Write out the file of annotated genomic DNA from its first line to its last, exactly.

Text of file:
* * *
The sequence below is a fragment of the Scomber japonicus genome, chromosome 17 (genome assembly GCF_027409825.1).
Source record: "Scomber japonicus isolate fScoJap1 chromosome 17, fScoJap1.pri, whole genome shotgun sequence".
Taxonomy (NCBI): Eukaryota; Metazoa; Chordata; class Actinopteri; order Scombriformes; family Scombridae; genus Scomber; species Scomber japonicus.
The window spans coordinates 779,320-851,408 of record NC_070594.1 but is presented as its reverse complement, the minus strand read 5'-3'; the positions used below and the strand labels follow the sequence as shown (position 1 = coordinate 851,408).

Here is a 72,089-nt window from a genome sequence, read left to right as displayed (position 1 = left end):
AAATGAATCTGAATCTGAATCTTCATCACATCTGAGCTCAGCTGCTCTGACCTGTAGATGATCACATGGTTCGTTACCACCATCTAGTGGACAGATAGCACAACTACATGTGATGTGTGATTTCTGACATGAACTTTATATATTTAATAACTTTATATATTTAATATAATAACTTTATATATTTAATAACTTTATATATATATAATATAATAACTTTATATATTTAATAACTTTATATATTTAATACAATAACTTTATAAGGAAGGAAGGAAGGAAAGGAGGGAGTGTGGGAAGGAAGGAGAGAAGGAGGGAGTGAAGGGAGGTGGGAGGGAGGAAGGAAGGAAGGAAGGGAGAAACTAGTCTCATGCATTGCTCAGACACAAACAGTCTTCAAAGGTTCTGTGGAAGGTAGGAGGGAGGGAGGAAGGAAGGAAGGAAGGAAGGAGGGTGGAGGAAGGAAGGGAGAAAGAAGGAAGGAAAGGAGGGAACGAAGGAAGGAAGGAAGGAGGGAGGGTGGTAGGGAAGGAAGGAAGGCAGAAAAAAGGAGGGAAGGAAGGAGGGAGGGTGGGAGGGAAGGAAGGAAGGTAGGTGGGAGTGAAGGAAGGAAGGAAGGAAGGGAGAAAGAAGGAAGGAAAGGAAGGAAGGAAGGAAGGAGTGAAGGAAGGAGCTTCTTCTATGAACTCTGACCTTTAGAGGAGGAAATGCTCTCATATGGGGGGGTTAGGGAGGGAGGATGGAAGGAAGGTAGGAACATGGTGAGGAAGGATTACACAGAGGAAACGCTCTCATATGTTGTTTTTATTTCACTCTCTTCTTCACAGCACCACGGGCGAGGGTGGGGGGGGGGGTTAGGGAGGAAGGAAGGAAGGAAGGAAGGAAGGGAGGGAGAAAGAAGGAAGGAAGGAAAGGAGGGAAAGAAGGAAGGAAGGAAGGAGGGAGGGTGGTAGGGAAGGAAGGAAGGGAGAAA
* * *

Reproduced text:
The sequence below is a fragment of the Scomber japonicus genome, chromosome 17 (genome assembly GCF_027409825.1).
Source record: "Scomber japonicus isolate fScoJap1 chromosome 17, fScoJap1.pri, whole genome shotgun sequence".
Taxonomy (NCBI): Eukaryota; Metazoa; Chordata; class Actinopteri; order Scombriformes; family Scombridae; genus Scomber; species Scomber japonicus.
The window spans coordinates 779,320-851,408 of record NC_070594.1 but is presented as its reverse complement, the minus strand read 5'-3'; the positions used below and the strand labels follow the sequence as shown (position 1 = coordinate 851,408).

Here is a 72,089-nt window from a genome sequence, read left to right as displayed (position 1 = left end):
AAATGAATCTGAATCTGAATCTTCATCACATCTGAGCTCAGCTGCTCTGACCTGTAGATGATCACATGGTTCGTTACCACCATCTAGTGGACAGATAGCACAACTACATGTGATGTGTGATTTCTGACATGAACTTTATATATTTAATAACTTTATATATTTAATATAATAACTTTATATATTTAATAACTTTATATATATATAATATAATAACTTTATATATTTAATAACTTTATATATTTAATACAATAACTTTATAAGGAAGGAAGGAAGGAAAGGAGGGAGTGTGGGAAGGAAGGAGAGAAGGAGGGAGTGAAGGGAGGTGGGAGGGAGGAAGGAAGGAAGGAAGGGAGAAACTAGTCTCATGCATTGCTCAGACACAAACAGTCTTCAAAGGTTCTGTGGAAGGTAGGAGGGAGGGAGGAAGGAAGGAAGGAAGGAAGGAGGGTGGAGGAAGGAAGGGAGAAAGAAGGAAGGAAAGGAGGGAACGAAGGAAGGAAGGAAGGAGGGAGGGTGGTAGGGAAGGAAGGAAGGCAGAAAAAAGGAGGGAAGGAAGGAGGGAGGGTGGGAGGGAAGGAAGGAAGGTAGGTGGGAGTGAAGGAAGGAAGGAAGGAAGGGAGAAAGAAGGAAGGAAAGGAAGGAAGGAAGGAAGGAGTGAAGGAAGGAGCTTCTTCTATGAACTCTGACCTTTAGAGGAGGAAATGCTCTCATATGGGGGGGTTAGGGAGGGAGGATGGAAGGAAGGTAGGAACATGGTGAGGAAGGATTACACAGAGGAAACGCTCTCATATGTTGTTTTTATTTCACTCTCTTCTTCACAGCACCACGGGCGAGGGTGGGGGGGGGGGTTAGGGAGGAAGGAAGGAAGGAAGGAAGGAAGGGAGGGAGAAAGAAGGAAGGAAGGAAAGGAGGGAAAGAAGGAAGGAAGGAAGGAGGGAGGGTGGTAGGGAAGGAAGGAAGGGAGAAA